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About the author:
About the Author:
Grant F. C. Gillard began keeping bees on the family farm in Glenville, Minnesota, after graduating from Iowa State University in Ames, Iowa, with a degree in Agriculture in 1981.
In 1978, in his freshman year, Grant was the ACUI Collegiate Champion Trap Shooter. He is a Life Member of the Amateur Trapshooting Association.
While in his sophomore year, seeking the easiest class possible to elevate his battered grade-point average, Grant ignored his advisor's derision and enrolled in a seemingly innocuous class entitled, "Entomology 222: Beekeeping," taught by a retired high school biology teacher and adjunct professor, Richard Trump.
Without grasping the potential blessings and lifelong implications this providential twist presented to his academic life, Grant was hopelessly inoculated with the desire to keep honey bees, which would later include visions of commercial aspirations.
Grant combines his passion for beekeeping with his pastoral duties at the church. Grant currently operates around 200 hives and produces honey for local retail sales and farmer's markets in southeast Missouri.
His methodology attempts to keep his bees as natural as possible with sustainable practices, including raising is own locally-adapted queen honey bees from his survivor stock.
As a popular speaker at regional and national conferences, Grant shares his insights and philosophies, his personal vision for keeping honey bees, his field-tested ideas and sustainable methods on how to hang tough, to persevere in the face of adversity, to run and not grow weary, to walk and not faint while trying to keep bees and keep them alive.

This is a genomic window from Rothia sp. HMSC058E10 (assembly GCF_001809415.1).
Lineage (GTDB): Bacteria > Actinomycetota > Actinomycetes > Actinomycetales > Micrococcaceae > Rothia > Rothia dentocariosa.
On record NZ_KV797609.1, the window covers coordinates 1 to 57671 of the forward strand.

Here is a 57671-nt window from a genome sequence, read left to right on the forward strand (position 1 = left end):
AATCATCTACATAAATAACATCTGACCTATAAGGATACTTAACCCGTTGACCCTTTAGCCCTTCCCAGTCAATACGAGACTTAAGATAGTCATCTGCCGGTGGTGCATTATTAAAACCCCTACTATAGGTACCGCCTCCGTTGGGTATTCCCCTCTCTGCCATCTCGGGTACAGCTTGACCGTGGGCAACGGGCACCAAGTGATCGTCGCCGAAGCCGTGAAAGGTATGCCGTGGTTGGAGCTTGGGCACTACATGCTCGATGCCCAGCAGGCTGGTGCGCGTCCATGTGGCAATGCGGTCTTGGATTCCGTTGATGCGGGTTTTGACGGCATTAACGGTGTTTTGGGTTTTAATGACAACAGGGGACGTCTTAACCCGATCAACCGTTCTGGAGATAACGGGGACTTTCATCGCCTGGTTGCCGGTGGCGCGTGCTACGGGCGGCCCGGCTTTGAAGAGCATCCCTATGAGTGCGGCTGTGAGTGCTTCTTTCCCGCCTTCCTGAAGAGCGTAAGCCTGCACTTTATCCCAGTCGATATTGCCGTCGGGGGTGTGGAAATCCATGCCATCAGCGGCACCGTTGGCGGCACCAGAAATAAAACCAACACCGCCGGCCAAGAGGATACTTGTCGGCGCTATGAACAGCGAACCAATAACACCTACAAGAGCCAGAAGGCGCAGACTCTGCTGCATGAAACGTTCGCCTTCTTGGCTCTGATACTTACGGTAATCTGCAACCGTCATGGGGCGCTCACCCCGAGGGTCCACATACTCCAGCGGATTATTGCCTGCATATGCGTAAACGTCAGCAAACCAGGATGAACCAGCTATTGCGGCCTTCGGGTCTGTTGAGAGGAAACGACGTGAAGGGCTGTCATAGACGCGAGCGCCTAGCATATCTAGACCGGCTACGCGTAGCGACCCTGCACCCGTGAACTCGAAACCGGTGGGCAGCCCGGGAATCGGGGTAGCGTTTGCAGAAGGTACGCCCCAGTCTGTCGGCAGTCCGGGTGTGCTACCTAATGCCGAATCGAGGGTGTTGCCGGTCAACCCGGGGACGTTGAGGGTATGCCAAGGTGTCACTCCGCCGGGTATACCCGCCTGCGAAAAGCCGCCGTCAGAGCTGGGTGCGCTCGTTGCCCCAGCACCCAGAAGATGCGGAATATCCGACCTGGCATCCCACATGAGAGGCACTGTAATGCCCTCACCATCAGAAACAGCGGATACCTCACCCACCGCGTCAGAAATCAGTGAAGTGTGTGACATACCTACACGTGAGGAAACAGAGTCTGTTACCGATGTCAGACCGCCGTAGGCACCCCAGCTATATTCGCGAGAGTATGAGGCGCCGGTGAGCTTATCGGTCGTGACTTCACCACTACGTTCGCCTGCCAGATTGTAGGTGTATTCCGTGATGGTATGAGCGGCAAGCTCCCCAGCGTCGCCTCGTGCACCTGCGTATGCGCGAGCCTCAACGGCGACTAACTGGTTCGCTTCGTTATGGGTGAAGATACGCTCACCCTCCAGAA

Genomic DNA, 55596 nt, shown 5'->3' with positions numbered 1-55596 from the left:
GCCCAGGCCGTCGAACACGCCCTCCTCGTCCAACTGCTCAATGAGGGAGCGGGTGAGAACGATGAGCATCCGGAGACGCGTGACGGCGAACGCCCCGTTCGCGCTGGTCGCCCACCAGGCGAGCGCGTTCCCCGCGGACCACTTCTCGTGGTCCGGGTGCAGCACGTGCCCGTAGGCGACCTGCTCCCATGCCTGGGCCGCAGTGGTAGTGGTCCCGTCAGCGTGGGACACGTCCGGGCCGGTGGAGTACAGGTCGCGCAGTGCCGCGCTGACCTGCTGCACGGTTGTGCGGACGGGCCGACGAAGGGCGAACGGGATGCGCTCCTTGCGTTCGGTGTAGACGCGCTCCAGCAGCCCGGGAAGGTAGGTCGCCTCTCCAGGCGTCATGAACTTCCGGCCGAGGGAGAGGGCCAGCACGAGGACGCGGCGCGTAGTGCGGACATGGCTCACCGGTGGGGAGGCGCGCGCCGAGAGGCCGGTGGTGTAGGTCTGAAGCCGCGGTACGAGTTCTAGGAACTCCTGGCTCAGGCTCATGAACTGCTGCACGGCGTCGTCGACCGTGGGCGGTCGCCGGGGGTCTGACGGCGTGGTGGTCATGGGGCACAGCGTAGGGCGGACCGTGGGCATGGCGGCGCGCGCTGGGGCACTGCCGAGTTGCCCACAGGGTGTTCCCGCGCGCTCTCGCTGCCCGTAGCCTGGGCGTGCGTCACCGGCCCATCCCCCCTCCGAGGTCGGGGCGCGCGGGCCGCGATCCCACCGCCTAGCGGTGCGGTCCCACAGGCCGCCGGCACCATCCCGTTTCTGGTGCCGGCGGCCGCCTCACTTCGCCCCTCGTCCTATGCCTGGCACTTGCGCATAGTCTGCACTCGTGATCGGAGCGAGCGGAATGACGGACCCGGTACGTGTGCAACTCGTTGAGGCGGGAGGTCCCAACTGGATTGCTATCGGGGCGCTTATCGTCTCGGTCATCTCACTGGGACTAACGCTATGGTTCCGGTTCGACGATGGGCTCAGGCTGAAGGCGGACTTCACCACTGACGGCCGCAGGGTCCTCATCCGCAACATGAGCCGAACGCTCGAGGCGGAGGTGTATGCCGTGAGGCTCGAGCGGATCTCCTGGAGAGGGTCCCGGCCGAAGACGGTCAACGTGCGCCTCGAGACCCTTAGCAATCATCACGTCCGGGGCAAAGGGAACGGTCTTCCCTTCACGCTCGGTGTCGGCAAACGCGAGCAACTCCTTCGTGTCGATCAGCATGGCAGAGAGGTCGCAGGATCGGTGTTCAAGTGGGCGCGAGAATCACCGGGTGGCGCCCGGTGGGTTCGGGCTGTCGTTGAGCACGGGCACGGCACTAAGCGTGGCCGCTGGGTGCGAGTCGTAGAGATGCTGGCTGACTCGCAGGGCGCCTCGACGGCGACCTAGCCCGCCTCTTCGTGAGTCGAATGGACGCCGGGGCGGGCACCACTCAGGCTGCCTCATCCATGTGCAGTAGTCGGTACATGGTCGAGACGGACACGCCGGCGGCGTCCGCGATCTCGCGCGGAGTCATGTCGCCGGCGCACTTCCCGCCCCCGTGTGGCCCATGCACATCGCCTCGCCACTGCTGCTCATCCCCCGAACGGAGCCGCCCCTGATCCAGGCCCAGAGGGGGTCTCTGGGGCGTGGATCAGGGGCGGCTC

Grant is married with three grown children living in Kansas City, Columbia, and Jackson, Missouri. His wife of 28 years, Nancy, has taken an increasing role in selling honey at the farmer's markets, freeing Grant to take a more active role on the production side of the equation.
You may contact Grant to check for his availability at your next conference at: email@example.com
Principles, Practices and Pitfalls
Grant F. C. Gillard
Chemicals used to be the answer to all our problems; today they seem to be the cause.
Once upon a time, we planted our gardens in dirt; today we pay for them with plastic.
Jolted awake, society has discovered new answers in an old solution: Less chemical; more organic. Beekeepers, likewise, are looking for healthier options, something more than a chemical response that seems to bring its own complications. The interest in organic beekeeping has taken root.
But organic beekeeping is more complex than you would believe. Coming out of an era when defining organics could mean whatever you decided it meant, the USDA formed The National Organic Program (NOP) to bring all organic participants and producers to the same table and get them all on the page.
The NOP sought to end the duplicity, by bringing consistency and integrity with a set of rules and regulations of what, "organic," is, and what it is not. But this also meant the NOP restricted the use of the word, "organic," until a producer could verify compliance with some very strict regulations. A beekeeper cannot simply declare their apiary is, "organic," nor can they describe their management as, "Natural beekeeping that keeps bees organically,"
In Organic Beekeeping, Grant Gillard peels back the implied simplicity and expounds the accountability for beekeepers who want to keep honey bees organically and produce organic honey. Our chemical-laden, industrial production agriculture has made it virtually impossible to, legitimately, keep honey bees under organic management.
Our concession, as beekeepers, is find ways to keep honey bees, as organic as possible.
- Publication Date:
- 1507669615 / 9781507669617
- Page Count:
- Binding Type:
- US Trade Paper
- Trim Size:
- 6" x 9"
- Black and White
- Related Categories:
- Gardening / Organic